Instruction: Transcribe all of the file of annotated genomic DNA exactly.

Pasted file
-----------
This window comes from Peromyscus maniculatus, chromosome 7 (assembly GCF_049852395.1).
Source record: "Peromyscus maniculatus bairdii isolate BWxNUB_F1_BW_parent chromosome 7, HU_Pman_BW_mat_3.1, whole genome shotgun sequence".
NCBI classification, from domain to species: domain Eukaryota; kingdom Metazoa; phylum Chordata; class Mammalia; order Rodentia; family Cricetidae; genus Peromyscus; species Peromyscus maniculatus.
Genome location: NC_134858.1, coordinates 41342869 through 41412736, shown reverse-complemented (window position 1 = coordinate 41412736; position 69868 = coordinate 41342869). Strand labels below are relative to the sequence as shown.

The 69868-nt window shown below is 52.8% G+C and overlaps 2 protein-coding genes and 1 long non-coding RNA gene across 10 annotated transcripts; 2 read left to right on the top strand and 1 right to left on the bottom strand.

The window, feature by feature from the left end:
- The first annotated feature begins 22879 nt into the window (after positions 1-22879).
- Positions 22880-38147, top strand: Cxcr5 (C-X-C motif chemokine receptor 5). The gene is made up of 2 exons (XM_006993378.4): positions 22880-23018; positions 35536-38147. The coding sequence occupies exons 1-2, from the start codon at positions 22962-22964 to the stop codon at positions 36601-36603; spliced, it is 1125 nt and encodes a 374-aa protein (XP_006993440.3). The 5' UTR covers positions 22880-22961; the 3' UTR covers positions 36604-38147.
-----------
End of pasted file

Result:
This window comes from Peromyscus maniculatus, chromosome 7 (assembly GCF_049852395.1).
Source record: "Peromyscus maniculatus bairdii isolate BWxNUB_F1_BW_parent chromosome 7, HU_Pman_BW_mat_3.1, whole genome shotgun sequence".
NCBI classification, from domain to species: domain Eukaryota; kingdom Metazoa; phylum Chordata; class Mammalia; order Rodentia; family Cricetidae; genus Peromyscus; species Peromyscus maniculatus.
Genome location: NC_134858.1, coordinates 41342869 through 41412736, shown reverse-complemented (window position 1 = coordinate 41412736; position 69868 = coordinate 41342869). Strand labels below are relative to the sequence as shown.

The 69868-nt window shown below is 52.8% G+C and overlaps 2 protein-coding genes and 1 long non-coding RNA gene across 10 annotated transcripts; 2 read left to right on the top strand and 1 right to left on the bottom strand.

The window, feature by feature from the left end:
- The first annotated feature begins 22879 nt into the window (after positions 1-22879).
- Positions 22880-38147, top strand: Cxcr5 (C-X-C motif chemokine receptor 5). The gene is made up of 2 exons (XM_006993378.4): positions 22880-23018; positions 35536-38147. The coding sequence occupies exons 1-2, from the start codon at positions 22962-22964 to the stop codon at positions 36601-36603; spliced, it is 1125 nt and encodes a 374-aa protein (XP_006993440.3). The 5' UTR covers positions 22880-22961; the 3' UTR covers positions 36604-38147.